Intramedullary Pressure and Bone Marrow Fat Intravasation in Unreamed Femoral Nailing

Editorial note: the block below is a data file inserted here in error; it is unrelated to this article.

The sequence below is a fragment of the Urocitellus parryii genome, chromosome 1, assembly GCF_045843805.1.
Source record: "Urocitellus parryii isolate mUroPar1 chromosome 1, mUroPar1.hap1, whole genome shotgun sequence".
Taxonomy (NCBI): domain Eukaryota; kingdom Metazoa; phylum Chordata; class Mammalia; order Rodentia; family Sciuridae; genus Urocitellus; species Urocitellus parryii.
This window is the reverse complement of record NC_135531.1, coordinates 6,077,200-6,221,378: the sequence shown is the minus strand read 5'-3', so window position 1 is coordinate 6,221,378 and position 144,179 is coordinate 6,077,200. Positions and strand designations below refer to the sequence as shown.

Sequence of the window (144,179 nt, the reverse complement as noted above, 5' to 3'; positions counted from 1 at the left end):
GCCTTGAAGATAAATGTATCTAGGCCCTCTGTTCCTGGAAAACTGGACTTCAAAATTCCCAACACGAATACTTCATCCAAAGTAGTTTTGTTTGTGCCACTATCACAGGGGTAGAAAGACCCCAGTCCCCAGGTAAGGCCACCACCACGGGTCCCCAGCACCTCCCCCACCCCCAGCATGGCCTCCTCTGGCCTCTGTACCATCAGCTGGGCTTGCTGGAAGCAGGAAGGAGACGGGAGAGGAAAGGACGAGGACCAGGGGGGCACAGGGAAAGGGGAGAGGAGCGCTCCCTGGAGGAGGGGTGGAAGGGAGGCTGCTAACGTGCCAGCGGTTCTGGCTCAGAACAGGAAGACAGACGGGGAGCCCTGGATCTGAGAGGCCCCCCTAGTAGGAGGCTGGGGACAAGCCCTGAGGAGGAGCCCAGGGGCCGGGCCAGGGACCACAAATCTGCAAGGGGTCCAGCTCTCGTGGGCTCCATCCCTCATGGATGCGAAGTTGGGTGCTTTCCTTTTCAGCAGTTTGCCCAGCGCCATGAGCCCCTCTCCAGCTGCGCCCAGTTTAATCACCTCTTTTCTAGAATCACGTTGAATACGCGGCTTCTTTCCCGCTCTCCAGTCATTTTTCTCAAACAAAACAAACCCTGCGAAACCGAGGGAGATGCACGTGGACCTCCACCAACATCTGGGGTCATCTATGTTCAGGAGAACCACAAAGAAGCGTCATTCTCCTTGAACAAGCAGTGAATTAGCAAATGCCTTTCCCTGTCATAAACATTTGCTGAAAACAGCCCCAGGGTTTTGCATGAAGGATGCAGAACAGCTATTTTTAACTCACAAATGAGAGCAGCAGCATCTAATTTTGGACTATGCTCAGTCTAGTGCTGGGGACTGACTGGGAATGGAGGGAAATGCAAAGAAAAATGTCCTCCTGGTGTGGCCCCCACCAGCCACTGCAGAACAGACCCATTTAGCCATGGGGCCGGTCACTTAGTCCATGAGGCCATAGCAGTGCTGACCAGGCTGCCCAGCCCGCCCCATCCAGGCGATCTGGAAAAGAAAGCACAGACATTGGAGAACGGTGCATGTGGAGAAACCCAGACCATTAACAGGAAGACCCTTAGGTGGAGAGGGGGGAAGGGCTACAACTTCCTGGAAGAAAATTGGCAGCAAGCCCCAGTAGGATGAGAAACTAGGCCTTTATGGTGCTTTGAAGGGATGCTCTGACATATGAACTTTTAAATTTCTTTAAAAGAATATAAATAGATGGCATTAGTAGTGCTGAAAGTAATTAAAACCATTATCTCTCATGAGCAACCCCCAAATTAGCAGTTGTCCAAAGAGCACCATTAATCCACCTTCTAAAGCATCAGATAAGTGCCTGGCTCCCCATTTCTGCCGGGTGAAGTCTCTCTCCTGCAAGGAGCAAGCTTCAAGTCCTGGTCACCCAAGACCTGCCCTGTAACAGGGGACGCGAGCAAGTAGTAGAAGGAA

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ObjectiveTo investigate whether intramedullary pressure and bone marrow fat embolization are different in unreamed compared with conventional reamed femoral nailing. The null hypothesis is that there is no difference between the two techniques.DesignA prospective consecutive nonrandomized clinical trial.MethodsIntramedullary pressure was measured in the distal femoral fracture fragment at the supracondylar region. Bone marrow fat intravasation was measured by means of the modified Gurd-test. Monitoring was carried out in 31 unreamed and eight reamed intramedullary femoral nailing procedures.ResultsIntramedullary pressure increased in the unreamed group to 82 +/- 11 mm Hg during the insertion of 9-mm and 10-mm nails and in the reamed group to 396 +/- 85 mm Hg during reaming of the medullary cavity. Insertion of nails after reaming led to an increase in intramedullary pressure of 79 +/- 13 mm Hg. A positive correlation between fat intravasation and intramedullary pressure was found in each group (rs = 0.73), resulting in less liberation of bone marrow fat in the unreamed group than in the reamed group.ConclusionsIntramedullary pressure increased significantly in the reamed more than in the unreamed group. Bone marrow fat intravasation depended on the rise in intramedullary pressure, and occurred less frequently in unreamed than in reamed intramedullary femoral fracture stabilization.

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